light band across the top of neg

Discussion in 'Black and White' started by mattalofs, Mar 13, 2004.

  1. I just push processed a roll of HP5+ in DDX to 1600. It turned out fine
    except for a light colored stripe across the top 2-3 mm of the neg. It
    runs the whole length of the neg. It isn't real noticeable; it kind of
    looks .5 less exposure or something similar. Any body out there seen
    this before? Can I avoid it in the future? Thanks in advance.
     
  2. Is it possible you didn't have quite enough developer solution to completely cover the reel?
     
  3. I thought about that possibility, but I used the exact same amount as normal. If I didn't use enough dev I also would have expected the top edge to have no development, right?

    Another thought that occurs to me is that it might some sort of temperature difference between the top of the developer and the bottom. But I would have expected a more gradual transition in that case.
     
  4. If you agitate by inversion, you would expect that the band across the "top" would be less well developed - not completely undeveloped. Also, if you agitate in just about any way, there will be little to no temperature variation in the developer. Odds are, you just didn't use as much solution as you think you did. I hate when that happens ;-)
     
  5. There's another possibility here, which is that (depending on your camera) it might be a shutter problem. If your camera has a vertical focal-plane shutter (i.e. exposure moves the curtains from top to bottom, rather than left to right), a second curtain that's binding on the first, or a slow starting first curtain could lead to underexposure at the beginning of travel (which would normally be image bottom on the negatives); a first curtain binding just before it clears the frame could lead to underexposure of the bottom (image top) of the frame. Binding is more likely than a spring problem, because it would have to be a sharp change in curtain speed to cause the kind of well delineated light area you're seeing.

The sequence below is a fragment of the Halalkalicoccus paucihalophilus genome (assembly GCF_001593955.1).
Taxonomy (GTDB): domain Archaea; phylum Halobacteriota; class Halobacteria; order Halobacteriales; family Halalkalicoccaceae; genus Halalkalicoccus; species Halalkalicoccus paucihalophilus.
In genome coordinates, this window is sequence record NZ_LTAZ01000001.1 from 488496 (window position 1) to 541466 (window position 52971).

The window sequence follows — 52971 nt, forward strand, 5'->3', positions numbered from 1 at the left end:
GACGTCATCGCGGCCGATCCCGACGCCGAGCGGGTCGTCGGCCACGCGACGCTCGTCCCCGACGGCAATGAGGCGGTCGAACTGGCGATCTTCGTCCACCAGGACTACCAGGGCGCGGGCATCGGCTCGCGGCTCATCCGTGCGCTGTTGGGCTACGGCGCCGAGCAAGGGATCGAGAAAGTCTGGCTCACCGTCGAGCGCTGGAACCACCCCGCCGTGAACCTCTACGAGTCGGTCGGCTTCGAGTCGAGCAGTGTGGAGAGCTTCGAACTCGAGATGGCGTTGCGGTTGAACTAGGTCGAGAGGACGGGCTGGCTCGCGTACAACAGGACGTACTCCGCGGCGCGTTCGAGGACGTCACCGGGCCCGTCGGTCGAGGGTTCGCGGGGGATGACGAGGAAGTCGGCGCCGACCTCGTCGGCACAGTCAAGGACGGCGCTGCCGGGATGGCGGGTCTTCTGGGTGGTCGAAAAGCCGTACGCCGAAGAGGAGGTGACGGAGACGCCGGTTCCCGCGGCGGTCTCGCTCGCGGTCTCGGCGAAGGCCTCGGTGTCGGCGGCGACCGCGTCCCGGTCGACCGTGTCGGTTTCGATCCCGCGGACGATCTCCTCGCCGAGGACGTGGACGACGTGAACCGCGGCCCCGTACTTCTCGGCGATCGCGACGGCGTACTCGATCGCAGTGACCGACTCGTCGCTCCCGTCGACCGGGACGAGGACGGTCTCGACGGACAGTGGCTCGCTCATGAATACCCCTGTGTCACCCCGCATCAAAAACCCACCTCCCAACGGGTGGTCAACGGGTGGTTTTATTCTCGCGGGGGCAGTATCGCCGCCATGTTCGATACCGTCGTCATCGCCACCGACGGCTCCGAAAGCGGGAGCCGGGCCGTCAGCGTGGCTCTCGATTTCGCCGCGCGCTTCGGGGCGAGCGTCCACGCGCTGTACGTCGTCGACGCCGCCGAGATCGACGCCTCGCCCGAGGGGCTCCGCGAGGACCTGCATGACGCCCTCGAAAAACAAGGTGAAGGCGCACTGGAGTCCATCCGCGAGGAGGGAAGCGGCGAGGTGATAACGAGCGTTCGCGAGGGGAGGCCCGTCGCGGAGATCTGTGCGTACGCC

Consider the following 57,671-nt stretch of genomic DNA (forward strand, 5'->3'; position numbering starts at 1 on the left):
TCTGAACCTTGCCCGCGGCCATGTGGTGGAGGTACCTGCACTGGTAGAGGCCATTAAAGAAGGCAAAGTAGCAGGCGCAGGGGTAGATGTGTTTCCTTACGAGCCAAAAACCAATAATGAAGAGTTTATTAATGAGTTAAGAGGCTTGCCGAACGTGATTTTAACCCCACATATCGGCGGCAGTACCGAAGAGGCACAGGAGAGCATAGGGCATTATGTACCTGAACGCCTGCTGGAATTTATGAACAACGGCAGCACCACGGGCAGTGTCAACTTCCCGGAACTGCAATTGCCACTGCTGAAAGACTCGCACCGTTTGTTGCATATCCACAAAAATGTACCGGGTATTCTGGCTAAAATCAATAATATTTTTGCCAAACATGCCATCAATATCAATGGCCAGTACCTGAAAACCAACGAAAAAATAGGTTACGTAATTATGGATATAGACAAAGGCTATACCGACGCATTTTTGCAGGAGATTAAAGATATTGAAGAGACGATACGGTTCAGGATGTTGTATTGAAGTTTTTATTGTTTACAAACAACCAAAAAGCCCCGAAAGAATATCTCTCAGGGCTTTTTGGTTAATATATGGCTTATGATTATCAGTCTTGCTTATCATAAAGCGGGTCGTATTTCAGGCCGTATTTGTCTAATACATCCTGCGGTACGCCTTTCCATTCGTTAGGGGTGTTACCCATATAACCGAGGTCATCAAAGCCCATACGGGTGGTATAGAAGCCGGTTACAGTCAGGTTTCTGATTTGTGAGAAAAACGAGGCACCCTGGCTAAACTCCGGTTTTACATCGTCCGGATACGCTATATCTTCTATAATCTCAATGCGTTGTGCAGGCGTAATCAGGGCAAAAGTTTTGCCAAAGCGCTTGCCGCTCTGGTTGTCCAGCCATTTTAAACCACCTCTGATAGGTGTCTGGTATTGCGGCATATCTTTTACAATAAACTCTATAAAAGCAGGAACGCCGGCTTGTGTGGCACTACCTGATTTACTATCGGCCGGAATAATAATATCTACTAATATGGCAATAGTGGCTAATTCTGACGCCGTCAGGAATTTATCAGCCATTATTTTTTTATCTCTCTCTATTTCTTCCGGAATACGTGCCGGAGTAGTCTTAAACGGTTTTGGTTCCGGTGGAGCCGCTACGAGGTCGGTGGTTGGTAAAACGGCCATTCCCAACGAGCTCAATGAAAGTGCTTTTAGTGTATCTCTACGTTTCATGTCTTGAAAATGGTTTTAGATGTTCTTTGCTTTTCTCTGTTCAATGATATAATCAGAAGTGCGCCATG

Did you accidentally poke your finger into the shutter while loading film recently? A bent edge on a cloth shutter curtain, or a bent leaf in a metal shutter, could bind in exactly the way, and for just about the right distance, to cause what you see.

    Another point to check -- is the edge of the thin area relatively sharp and straight in each frame, but varies a tiny bit from frame to frame, or is it fuzzy and slightly wavy in all frames but pretty much the same height in all? If the edges of the affected area are all straight but they vary in height by a fraction of a millimeter, randomly from one frame to the next, it's a shutter problem. If they're fuzzy, wavy, and vary only slowly (as if, say, the tank had stood on a slightly tilted surface), then it's solution volume.
     
  6. Can you scan the strip of negs so we can see the problem?
     
  7. I'm fairly sure that the shutter is fine on the camera. A roll developed 10 minutes later didn't show the same band.

    I don't use inversion agitation; my tanks have a rotating agitator.

    I probably just didn't get enough dev in the tank, but I want to believe it's a much more complicated, less stupid mistake.

    I'll scan in a couple of frames next week when I can use the neg scanner at work. I probably repost the question then. Thanks to all that responded.
     

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